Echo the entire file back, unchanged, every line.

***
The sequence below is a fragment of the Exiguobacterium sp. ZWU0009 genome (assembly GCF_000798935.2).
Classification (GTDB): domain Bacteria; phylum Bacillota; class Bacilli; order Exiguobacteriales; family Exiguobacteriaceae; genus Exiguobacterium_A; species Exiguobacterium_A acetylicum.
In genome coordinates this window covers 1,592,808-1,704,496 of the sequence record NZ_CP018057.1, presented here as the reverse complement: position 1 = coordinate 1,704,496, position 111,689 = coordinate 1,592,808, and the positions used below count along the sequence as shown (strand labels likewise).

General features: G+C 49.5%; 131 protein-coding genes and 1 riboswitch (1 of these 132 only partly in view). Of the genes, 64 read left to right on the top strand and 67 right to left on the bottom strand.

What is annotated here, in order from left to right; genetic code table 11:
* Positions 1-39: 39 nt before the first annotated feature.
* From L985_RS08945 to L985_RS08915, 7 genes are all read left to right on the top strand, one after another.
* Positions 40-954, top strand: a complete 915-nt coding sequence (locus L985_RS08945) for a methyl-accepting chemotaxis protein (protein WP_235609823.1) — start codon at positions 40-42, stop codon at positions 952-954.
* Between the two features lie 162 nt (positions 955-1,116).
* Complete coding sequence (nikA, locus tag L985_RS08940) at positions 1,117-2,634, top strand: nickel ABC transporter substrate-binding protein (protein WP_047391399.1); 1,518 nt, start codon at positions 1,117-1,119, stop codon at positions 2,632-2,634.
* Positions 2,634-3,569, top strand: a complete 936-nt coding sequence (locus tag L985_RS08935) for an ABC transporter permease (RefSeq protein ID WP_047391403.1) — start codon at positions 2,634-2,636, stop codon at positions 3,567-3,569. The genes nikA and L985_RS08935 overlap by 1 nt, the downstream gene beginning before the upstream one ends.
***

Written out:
The sequence below is a fragment of the Exiguobacterium sp. ZWU0009 genome (assembly GCF_000798935.2).
Classification (GTDB): domain Bacteria; phylum Bacillota; class Bacilli; order Exiguobacteriales; family Exiguobacteriaceae; genus Exiguobacterium_A; species Exiguobacterium_A acetylicum.
In genome coordinates this window covers 1,592,808-1,704,496 of the sequence record NZ_CP018057.1, presented here as the reverse complement: position 1 = coordinate 1,704,496, position 111,689 = coordinate 1,592,808, and the positions used below count along the sequence as shown (strand labels likewise).

General features: G+C 49.5%; 131 protein-coding genes and 1 riboswitch (1 of these 132 only partly in view). Of the genes, 64 read left to right on the top strand and 67 right to left on the bottom strand.

What is annotated here, in order from left to right; genetic code table 11:
* Positions 1-39: 39 nt before the first annotated feature.
* From L985_RS08945 to L985_RS08915, 7 genes are all read left to right on the top strand, one after another.
* Positions 40-954, top strand: a complete 915-nt coding sequence (locus L985_RS08945) for a methyl-accepting chemotaxis protein (protein WP_235609823.1) — start codon at positions 40-42, stop codon at positions 952-954.
* Between the two features lie 162 nt (positions 955-1,116).
* Complete coding sequence (nikA, locus tag L985_RS08940) at positions 1,117-2,634, top strand: nickel ABC transporter substrate-binding protein (protein WP_047391399.1); 1,518 nt, start codon at positions 1,117-1,119, stop codon at positions 2,632-2,634.
* Positions 2,634-3,569, top strand: a complete 936-nt coding sequence (locus tag L985_RS08935) for an ABC transporter permease (RefSeq protein ID WP_047391403.1) — start codon at positions 2,634-2,636, stop codon at positions 3,567-3,569. The genes nikA and L985_RS08935 overlap by 1 nt, the downstream gene beginning before the upstream one ends.